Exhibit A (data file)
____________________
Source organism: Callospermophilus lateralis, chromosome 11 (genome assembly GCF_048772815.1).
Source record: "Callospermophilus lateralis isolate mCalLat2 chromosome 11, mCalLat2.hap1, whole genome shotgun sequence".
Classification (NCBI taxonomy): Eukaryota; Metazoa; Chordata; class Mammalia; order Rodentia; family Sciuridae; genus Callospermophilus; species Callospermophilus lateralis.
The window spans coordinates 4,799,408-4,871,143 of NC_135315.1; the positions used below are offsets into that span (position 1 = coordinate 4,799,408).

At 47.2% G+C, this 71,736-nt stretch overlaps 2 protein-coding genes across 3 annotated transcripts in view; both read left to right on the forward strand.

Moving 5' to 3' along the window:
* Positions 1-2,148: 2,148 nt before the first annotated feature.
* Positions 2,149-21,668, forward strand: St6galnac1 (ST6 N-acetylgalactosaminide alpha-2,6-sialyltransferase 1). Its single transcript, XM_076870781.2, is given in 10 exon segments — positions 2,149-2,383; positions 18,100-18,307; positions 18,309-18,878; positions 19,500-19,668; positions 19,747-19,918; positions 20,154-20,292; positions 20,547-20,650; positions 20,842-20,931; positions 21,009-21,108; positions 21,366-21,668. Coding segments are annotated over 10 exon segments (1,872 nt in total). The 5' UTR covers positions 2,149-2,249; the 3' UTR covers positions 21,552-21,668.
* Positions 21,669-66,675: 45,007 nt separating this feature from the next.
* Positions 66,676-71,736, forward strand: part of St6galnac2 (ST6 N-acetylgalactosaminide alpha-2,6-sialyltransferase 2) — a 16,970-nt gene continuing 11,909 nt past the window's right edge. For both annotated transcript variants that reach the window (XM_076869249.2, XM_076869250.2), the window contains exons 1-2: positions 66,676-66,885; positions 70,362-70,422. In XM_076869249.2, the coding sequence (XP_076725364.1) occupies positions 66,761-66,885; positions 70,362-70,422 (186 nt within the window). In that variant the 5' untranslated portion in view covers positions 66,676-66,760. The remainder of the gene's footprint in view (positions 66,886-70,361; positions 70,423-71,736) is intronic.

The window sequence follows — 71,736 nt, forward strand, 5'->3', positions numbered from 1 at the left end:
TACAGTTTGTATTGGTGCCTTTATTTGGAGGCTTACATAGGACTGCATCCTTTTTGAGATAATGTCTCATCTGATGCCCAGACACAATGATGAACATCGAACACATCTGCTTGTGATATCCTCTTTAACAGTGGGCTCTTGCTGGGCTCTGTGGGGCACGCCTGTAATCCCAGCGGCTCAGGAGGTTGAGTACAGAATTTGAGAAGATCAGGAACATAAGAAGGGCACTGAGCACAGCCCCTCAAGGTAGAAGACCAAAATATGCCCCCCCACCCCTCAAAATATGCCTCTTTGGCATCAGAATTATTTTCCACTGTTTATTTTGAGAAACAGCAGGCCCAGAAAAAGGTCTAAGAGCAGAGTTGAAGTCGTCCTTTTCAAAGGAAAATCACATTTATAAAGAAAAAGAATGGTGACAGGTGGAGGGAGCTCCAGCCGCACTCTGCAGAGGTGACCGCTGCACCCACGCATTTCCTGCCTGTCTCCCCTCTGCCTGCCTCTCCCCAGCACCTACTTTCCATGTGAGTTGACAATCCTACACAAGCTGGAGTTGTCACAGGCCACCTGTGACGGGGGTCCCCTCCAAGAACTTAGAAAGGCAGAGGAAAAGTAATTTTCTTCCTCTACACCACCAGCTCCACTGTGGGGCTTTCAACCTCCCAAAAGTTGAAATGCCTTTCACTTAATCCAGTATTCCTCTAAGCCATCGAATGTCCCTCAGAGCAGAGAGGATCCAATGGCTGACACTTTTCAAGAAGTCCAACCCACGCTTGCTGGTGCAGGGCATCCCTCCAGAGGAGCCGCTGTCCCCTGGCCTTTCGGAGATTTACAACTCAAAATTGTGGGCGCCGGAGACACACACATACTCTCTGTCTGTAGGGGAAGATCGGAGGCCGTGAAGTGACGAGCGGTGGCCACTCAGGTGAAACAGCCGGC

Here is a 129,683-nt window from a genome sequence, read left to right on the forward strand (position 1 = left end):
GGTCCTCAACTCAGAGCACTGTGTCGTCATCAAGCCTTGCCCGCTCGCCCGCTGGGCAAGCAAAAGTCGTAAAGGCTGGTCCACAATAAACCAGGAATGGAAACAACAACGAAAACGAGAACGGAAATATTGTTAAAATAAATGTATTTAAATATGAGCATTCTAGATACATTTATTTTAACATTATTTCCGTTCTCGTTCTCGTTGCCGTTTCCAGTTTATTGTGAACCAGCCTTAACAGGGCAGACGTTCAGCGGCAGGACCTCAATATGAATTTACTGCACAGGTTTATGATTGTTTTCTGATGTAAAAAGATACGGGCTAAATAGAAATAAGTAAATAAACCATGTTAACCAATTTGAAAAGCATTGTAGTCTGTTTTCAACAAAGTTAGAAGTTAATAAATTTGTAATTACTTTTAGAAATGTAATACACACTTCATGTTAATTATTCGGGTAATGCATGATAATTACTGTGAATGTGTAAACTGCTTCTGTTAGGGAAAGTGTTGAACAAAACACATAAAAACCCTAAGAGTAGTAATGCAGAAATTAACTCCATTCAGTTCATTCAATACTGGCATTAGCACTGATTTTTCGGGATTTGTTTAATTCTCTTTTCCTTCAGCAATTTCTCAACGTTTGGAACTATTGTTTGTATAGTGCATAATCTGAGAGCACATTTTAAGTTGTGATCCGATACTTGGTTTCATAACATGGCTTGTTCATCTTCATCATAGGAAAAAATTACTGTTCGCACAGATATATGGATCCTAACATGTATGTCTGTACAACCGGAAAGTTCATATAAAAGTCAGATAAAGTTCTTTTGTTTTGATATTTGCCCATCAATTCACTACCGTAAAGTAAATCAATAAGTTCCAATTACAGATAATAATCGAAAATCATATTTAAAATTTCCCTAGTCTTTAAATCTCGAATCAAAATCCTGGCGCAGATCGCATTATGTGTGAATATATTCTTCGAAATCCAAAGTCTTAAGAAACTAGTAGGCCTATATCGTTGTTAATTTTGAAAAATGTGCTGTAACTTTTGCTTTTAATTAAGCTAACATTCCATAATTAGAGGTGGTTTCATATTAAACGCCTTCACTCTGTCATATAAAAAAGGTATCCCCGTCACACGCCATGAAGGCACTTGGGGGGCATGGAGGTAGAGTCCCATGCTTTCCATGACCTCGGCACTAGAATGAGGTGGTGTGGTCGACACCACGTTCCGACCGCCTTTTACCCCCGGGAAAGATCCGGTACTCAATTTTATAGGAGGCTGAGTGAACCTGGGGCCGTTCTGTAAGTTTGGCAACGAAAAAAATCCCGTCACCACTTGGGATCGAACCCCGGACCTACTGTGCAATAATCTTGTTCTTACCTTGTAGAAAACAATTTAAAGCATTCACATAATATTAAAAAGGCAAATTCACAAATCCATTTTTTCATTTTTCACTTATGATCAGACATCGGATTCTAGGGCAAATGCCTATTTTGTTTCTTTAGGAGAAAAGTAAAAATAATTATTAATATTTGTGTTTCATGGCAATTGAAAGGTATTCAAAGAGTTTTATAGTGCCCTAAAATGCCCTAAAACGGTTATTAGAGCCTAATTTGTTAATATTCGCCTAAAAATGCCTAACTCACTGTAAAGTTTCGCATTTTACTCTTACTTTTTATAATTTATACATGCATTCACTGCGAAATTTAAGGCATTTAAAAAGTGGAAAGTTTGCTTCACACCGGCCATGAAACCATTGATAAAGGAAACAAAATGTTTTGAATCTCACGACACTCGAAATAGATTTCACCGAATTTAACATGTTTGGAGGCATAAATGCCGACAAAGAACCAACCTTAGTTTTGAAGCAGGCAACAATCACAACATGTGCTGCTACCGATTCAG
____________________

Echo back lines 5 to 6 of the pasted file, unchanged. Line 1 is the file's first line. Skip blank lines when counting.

At 47.2% G+C, this 71,736-nt stretch overlaps 2 protein-coding genes across 3 annotated transcripts in view; both read left to right on the forward strand.

Moving 5' to 3' along the window: